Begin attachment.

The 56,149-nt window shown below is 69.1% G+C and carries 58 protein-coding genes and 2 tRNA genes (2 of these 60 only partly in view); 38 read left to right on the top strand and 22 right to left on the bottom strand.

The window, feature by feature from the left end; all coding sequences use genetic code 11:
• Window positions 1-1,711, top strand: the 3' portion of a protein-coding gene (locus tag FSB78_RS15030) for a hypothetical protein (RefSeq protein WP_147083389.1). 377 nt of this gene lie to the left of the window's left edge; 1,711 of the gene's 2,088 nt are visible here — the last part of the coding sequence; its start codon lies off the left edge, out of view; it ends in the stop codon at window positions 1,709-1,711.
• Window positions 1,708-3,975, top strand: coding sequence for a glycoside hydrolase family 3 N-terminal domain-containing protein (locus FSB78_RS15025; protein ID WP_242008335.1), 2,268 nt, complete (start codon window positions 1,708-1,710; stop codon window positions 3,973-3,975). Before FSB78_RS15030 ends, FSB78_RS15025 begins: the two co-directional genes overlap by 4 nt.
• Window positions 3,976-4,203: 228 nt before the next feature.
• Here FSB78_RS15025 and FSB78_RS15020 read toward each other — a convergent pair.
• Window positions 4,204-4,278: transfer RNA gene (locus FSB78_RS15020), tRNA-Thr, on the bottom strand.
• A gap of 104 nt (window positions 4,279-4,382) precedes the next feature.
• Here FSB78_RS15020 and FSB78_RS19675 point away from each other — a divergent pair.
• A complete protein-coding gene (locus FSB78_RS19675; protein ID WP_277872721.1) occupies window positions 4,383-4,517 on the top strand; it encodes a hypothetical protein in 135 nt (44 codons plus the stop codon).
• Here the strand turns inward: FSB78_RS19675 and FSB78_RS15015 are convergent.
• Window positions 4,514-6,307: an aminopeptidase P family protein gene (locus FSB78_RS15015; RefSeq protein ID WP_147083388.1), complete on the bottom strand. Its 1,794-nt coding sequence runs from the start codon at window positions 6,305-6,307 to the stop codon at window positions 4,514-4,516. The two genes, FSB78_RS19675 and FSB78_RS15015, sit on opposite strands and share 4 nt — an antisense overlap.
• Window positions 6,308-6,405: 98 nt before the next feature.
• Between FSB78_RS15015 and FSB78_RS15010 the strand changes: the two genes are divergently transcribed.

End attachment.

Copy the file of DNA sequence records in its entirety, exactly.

The 56,149-nt window shown below is 69.1% G+C and carries 58 protein-coding genes and 2 tRNA genes (2 of these 60 only partly in view); 38 read left to right on the top strand and 22 right to left on the bottom strand.

The window, feature by feature from the left end; all coding sequences use genetic code 11:
• Window positions 1-1,711, top strand: the 3' portion of a protein-coding gene (locus tag FSB78_RS15030) for a hypothetical protein (RefSeq protein WP_147083389.1). 377 nt of this gene lie to the left of the window's left edge; 1,711 of the gene's 2,088 nt are visible here — the last part of the coding sequence; its start codon lies off the left edge, out of view; it ends in the stop codon at window positions 1,709-1,711.
• Window positions 1,708-3,975, top strand: coding sequence for a glycoside hydrolase family 3 N-terminal domain-containing protein (locus FSB78_RS15025; protein ID WP_242008335.1), 2,268 nt, complete (start codon window positions 1,708-1,710; stop codon window positions 3,973-3,975). Before FSB78_RS15030 ends, FSB78_RS15025 begins: the two co-directional genes overlap by 4 nt.
• Window positions 3,976-4,203: 228 nt before the next feature.
• Here FSB78_RS15025 and FSB78_RS15020 read toward each other — a convergent pair.
• Window positions 4,204-4,278: transfer RNA gene (locus FSB78_RS15020), tRNA-Thr, on the bottom strand.
• A gap of 104 nt (window positions 4,279-4,382) precedes the next feature.
• Here FSB78_RS15020 and FSB78_RS19675 point away from each other — a divergent pair.
• A complete protein-coding gene (locus FSB78_RS19675; protein ID WP_277872721.1) occupies window positions 4,383-4,517 on the top strand; it encodes a hypothetical protein in 135 nt (44 codons plus the stop codon).
• Here the strand turns inward: FSB78_RS19675 and FSB78_RS15015 are convergent.
• Window positions 4,514-6,307: an aminopeptidase P family protein gene (locus FSB78_RS15015; RefSeq protein ID WP_147083388.1), complete on the bottom strand. Its 1,794-nt coding sequence runs from the start codon at window positions 6,305-6,307 to the stop codon at window positions 4,514-4,516. The two genes, FSB78_RS19675 and FSB78_RS15015, sit on opposite strands and share 4 nt — an antisense overlap.
• Window positions 6,308-6,405: 98 nt before the next feature.
• Between FSB78_RS15015 and FSB78_RS15010 the strand changes: the two genes are divergently transcribed.